By Asst Ps Lai Keet Keong
Imagine a ship filled with people crossing the Atlantic. While the ship was in the middle of the ocean, there was a sudden explosion. The ship was severely damaged and began to sink. Many passengers lost their lives, and the rest rushed for the lifeboats.
Suppose one man did not know about the lifeboat and so he did not get on board. He did not have knowledge and was not saved.
Suppose another man knew about the lifeboat that might save him. But he was grief-stricken, for he saw his wife die before his own eyes. So, he chose not to get on board and eventually also died. He had knowledge and believed, but he was not saved.
Then there were others who knew and believed the lifeboat can save them. So they made their way and got on board. They had knowledge, believed, and acted on it. They had faith in their belief. However, it was not their faith that saved them – no matter how much faith they had – it was the lifeboat.
Perhaps one of the most important questions in life was recorded in Luke 18:26. Here, Jesus was asked, “Who then can be saved?” Why did the people ask Jesus this question? How did Jesus respond, and what does that mean for us today?
Luke 18:18-30 gave an account of a promising young man who came to Jesus to announce his absolute compliance to the teachings of the law. He then asked Jesus, “What else do I still lack?” Jesus’ reply confronted the idol in his heart – his wealth. In the end, the young man left disappointed. Then Jesus said to the disciples, “How hard it is for the rich to enter the kingdom of God!”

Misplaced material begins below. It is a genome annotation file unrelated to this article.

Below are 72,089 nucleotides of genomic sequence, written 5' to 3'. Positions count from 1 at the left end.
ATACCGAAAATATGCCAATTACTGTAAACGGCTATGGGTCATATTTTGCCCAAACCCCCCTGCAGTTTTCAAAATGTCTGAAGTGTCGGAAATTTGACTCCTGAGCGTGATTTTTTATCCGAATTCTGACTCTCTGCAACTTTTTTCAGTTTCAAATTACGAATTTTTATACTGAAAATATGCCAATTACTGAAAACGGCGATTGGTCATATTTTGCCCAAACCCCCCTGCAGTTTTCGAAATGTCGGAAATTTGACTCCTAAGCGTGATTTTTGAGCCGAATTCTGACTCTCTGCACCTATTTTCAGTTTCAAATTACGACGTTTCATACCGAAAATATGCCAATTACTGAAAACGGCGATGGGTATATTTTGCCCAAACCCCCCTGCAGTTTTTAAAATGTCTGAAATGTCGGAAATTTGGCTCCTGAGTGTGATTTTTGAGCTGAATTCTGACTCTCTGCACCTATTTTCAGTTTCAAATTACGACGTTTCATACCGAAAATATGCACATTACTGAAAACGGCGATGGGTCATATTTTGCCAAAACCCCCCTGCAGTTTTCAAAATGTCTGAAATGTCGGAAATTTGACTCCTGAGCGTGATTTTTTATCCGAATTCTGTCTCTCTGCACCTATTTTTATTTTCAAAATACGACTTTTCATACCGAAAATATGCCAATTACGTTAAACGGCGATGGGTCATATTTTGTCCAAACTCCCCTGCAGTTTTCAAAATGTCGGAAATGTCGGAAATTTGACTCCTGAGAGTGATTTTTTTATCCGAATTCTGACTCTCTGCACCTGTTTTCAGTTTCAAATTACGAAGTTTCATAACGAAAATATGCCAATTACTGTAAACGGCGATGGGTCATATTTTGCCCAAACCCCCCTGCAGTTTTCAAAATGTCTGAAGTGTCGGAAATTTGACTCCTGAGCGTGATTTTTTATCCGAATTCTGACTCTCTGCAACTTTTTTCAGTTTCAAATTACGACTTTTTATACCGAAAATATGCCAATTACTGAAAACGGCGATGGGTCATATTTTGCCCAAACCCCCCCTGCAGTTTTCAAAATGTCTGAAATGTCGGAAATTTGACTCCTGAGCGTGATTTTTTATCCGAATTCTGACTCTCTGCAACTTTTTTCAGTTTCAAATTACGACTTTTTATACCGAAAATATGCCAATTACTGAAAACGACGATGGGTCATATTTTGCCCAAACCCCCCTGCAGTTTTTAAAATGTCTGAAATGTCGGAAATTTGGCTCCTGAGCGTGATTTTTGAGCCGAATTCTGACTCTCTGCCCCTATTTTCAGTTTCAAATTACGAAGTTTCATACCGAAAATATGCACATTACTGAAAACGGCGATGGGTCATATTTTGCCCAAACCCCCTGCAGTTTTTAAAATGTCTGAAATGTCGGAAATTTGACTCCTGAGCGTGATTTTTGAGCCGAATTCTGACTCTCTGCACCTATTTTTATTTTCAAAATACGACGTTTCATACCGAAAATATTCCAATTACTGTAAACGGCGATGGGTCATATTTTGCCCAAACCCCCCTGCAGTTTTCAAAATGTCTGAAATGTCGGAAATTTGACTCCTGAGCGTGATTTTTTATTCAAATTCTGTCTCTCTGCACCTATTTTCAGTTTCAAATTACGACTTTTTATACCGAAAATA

Some sharp-minded disciples immediately did a swift analysis of their own lives and made a horrible discovery: If this devout young man, with all his discipline and success, failed to qualify for heaven, where did this leave them? The dejected followers then asked their master, “Who then can be saved?” If their question was a statement, it would be, “It is impossible for anyone to be saved!”
Up till now, the people experienced God’s power through miracles, signs and wonders. Yet they had misplaced their faith. Just like the story of the sinking ship, it is not our faith that saves us – no matter how much faith we have – it is the lifeboat. The lifeboat refers to our Lord Jesus Christ, his death is the price of our sins, and his resurrection is the promise of eternal hope. He alone is worthy of our faith.
Then Jesus went on to say, “No one who has left home or wife or brothers or sisters or parents or children for the sake of the kingdom of God will fail to receive many times as much in this age, and in the age to come eternal life.” You see, the key words are, “for the sake of the kingdom of God.”
Different people may do the same thing for different reasons. For example, not everyone who works overtime do so because of a sense of responsibility. Some work hard to be seen; some, for career advancement; and others do so for extra monetary pay. But only those who sacrifice for the sake of the kingdom of God, are promised eternal rewards.
Why did the promising young man live a religiously disciplined life? What was his motive in asking Jesus’ advice? Though we may not be in the position to judge others, we can certainly make honest assessment of our own motivations. As we ask the Holy Spirit to search our hearts, may God affirm our faith in Him and spur us towards where we are found lacking. Only the Holy Spirit can reveal the true intent of the human heart.
I invite you to pray this prayer with me: “Dear Heavenly Father, thank you for your gift of grace. You have sent your Son, our Lord Jesus Christ, to die for our sins and reconcile us back to you. For this we are eternally grateful. Help me to be your extended grace. To share the good news of love and salvation to others. That we may bring healing to the broken-hearted, and restoration to those who are lost without you. Help me to live all my life for the sake of your kingdom, and bring glory to your name.
In Jesus’ most wonderful name I pray, Amen.”